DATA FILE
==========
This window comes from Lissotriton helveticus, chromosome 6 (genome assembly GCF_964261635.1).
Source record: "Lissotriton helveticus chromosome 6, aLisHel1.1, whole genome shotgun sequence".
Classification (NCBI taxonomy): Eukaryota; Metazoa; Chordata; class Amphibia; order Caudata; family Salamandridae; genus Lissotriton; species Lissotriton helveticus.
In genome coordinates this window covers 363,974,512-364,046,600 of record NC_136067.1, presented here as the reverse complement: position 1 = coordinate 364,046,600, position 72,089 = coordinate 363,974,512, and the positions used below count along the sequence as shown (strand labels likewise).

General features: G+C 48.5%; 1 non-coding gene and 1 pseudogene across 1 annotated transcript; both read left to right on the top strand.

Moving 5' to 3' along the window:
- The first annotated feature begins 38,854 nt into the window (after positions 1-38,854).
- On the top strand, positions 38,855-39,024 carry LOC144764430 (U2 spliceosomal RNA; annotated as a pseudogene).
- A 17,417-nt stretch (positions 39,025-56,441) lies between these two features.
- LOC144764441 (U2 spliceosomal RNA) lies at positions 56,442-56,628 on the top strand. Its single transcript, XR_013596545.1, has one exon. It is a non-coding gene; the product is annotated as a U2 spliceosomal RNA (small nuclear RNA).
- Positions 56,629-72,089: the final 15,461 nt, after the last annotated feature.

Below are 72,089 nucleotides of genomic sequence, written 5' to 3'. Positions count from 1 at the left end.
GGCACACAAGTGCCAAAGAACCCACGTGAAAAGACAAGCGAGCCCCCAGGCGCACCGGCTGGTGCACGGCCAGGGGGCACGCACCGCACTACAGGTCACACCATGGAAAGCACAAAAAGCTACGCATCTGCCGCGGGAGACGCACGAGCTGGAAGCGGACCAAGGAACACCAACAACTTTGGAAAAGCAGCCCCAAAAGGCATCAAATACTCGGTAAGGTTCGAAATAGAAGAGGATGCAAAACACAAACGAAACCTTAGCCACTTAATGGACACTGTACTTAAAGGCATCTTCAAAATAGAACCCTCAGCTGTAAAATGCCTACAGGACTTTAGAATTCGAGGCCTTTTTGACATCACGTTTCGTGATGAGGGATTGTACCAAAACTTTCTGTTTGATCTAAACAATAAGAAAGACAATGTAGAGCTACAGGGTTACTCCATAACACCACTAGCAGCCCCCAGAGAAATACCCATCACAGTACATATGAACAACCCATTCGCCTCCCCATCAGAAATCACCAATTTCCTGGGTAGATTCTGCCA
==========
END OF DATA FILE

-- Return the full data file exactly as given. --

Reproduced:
This window comes from Lissotriton helveticus, chromosome 6 (genome assembly GCF_964261635.1).
Source record: "Lissotriton helveticus chromosome 6, aLisHel1.1, whole genome shotgun sequence".
Classification (NCBI taxonomy): Eukaryota; Metazoa; Chordata; class Amphibia; order Caudata; family Salamandridae; genus Lissotriton; species Lissotriton helveticus.
In genome coordinates this window covers 363,974,512-364,046,600 of record NC_136067.1, presented here as the reverse complement: position 1 = coordinate 364,046,600, position 72,089 = coordinate 363,974,512, and the positions used below count along the sequence as shown (strand labels likewise).

General features: G+C 48.5%; 1 non-coding gene and 1 pseudogene across 1 annotated transcript; both read left to right on the top strand.

Moving 5' to 3' along the window:
- The first annotated feature begins 38,854 nt into the window (after positions 1-38,854).
- On the top strand, positions 38,855-39,024 carry LOC144764430 (U2 spliceosomal RNA; annotated as a pseudogene).
- A 17,417-nt stretch (positions 39,025-56,441) lies between these two features.
- LOC144764441 (U2 spliceosomal RNA) lies at positions 56,442-56,628 on the top strand. Its single transcript, XR_013596545.1, has one exon. It is a non-coding gene; the product is annotated as a U2 spliceosomal RNA (small nuclear RNA).
- Positions 56,629-72,089: the final 15,461 nt, after the last annotated feature.

Below are 72,089 nucleotides of genomic sequence, written 5' to 3'. Positions count from 1 at the left end.
GGCACACAAGTGCCAAAGAACCCACGTGAAAAGACAAGCGAGCCCCCAGGCGCACCGGCTGGTGCACGGCCAGGGGGCACGCACCGCACTACAGGTCACACCATGGAAAGCACAAAAAGCTACGCATCTGCCGCGGGAGACGCACGAGCTGGAAGCGGACCAAGGAACACCAACAACTTTGGAAAAGCAGCCCCAAAAGGCATCAAATACTCGGTAAGGTTCGAAATAGAAGAGGATGCAAAACACAAACGAAACCTTAGCCACTTAATGGACACTGTACTTAAAGGCATCTTCAAAATAGAACCCTCAGCTGTAAAATGCCTACAGGACTTTAGAATTCGAGGCCTTTTTGACATCACGTTTCGTGATGAGGGATTGTACCAAAACTTTCTGTTTGATCTAAACAATAAGAAAGACAATGTAGAGCTACAGGGTTACTCCATAACACCACTAGCAGCCCCCAGAGAAATACCCATCACAGTACATATGAACAACCCATTCGCCTCCCCATCAGAAATCACCAATTTCCTGGGTAGATTCTGCCA